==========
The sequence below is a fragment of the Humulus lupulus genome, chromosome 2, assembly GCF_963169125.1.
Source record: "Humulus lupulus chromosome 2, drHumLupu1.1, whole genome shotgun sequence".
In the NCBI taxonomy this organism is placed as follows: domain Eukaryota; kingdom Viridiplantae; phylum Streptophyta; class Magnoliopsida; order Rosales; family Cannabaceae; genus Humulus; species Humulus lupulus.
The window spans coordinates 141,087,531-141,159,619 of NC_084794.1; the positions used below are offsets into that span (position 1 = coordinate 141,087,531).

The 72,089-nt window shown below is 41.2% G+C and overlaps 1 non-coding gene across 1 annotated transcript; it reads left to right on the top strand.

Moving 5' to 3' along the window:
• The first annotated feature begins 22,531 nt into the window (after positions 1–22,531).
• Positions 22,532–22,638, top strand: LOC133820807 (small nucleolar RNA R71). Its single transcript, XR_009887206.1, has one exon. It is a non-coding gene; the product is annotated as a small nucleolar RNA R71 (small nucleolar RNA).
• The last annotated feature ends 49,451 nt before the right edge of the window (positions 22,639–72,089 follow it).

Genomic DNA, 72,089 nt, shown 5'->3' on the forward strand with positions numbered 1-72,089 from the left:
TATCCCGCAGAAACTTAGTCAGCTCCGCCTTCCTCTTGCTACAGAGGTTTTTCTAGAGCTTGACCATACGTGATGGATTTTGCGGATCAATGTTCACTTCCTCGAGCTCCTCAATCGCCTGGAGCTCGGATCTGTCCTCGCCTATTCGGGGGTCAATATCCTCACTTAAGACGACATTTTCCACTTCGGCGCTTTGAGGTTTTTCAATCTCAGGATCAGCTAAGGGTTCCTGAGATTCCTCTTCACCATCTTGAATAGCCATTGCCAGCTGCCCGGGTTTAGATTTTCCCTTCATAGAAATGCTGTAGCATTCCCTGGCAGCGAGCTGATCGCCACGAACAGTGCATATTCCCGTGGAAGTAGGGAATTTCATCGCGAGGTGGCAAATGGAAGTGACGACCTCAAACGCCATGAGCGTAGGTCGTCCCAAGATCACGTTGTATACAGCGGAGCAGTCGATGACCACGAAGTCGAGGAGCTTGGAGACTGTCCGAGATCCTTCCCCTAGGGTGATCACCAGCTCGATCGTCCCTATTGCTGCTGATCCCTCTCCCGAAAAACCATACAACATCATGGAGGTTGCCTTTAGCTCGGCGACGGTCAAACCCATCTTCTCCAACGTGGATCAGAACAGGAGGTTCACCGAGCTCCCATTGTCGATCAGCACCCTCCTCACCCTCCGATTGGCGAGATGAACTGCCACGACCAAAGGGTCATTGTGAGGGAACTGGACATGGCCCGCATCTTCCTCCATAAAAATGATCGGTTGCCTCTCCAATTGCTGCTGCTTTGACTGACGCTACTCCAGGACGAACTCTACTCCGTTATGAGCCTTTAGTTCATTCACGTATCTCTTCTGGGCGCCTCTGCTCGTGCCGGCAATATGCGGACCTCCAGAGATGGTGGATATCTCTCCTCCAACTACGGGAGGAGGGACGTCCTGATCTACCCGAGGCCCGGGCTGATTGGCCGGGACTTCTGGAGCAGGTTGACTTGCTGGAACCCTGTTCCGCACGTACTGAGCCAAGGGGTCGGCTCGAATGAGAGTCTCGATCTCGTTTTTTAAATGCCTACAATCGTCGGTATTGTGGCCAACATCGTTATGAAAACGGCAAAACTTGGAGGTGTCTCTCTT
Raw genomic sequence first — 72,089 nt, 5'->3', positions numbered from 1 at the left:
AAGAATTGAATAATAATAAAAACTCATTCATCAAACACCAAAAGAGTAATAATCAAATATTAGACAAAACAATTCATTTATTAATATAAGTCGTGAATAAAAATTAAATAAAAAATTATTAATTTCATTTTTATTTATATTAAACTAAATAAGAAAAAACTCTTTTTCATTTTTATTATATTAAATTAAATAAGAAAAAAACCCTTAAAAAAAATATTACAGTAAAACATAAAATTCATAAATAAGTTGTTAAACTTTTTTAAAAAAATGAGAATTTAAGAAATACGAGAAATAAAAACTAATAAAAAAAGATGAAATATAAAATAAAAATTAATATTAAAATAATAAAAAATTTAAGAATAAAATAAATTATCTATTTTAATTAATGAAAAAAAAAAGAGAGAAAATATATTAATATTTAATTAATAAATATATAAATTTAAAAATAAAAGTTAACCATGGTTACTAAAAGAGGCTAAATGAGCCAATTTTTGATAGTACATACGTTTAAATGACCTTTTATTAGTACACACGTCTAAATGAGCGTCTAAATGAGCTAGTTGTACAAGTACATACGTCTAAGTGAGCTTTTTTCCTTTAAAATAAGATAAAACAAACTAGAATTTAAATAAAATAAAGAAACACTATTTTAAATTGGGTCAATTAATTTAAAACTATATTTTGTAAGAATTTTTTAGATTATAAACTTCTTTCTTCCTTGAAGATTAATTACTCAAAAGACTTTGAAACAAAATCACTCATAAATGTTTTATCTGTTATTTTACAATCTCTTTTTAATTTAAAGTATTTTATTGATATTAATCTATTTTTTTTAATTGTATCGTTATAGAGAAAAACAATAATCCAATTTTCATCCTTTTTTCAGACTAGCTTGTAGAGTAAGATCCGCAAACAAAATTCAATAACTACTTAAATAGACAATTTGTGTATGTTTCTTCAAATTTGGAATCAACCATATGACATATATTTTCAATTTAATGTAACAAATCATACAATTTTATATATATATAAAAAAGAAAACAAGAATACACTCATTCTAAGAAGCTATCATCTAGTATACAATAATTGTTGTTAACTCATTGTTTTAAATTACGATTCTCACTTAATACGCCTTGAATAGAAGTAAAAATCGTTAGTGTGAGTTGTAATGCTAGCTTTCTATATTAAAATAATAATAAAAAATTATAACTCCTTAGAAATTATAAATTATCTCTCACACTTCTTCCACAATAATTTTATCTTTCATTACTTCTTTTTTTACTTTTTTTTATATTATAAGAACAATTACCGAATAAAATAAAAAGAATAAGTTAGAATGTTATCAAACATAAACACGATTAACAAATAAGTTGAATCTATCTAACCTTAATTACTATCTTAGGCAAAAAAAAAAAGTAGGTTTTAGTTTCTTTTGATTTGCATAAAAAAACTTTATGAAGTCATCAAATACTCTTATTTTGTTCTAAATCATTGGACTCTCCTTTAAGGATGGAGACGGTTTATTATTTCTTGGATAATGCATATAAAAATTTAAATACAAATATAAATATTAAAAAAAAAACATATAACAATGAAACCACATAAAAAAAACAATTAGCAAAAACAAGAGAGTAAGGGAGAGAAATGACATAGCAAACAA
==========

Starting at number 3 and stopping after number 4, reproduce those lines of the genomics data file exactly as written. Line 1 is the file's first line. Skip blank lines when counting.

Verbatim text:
In the NCBI taxonomy this organism is placed as follows: domain Eukaryota; kingdom Viridiplantae; phylum Streptophyta; class Magnoliopsida; order Rosales; family Cannabaceae; genus Humulus; species Humulus lupulus.
The window spans coordinates 141,087,531-141,159,619 of NC_084794.1; the positions used below are offsets into that span (position 1 = coordinate 141,087,531).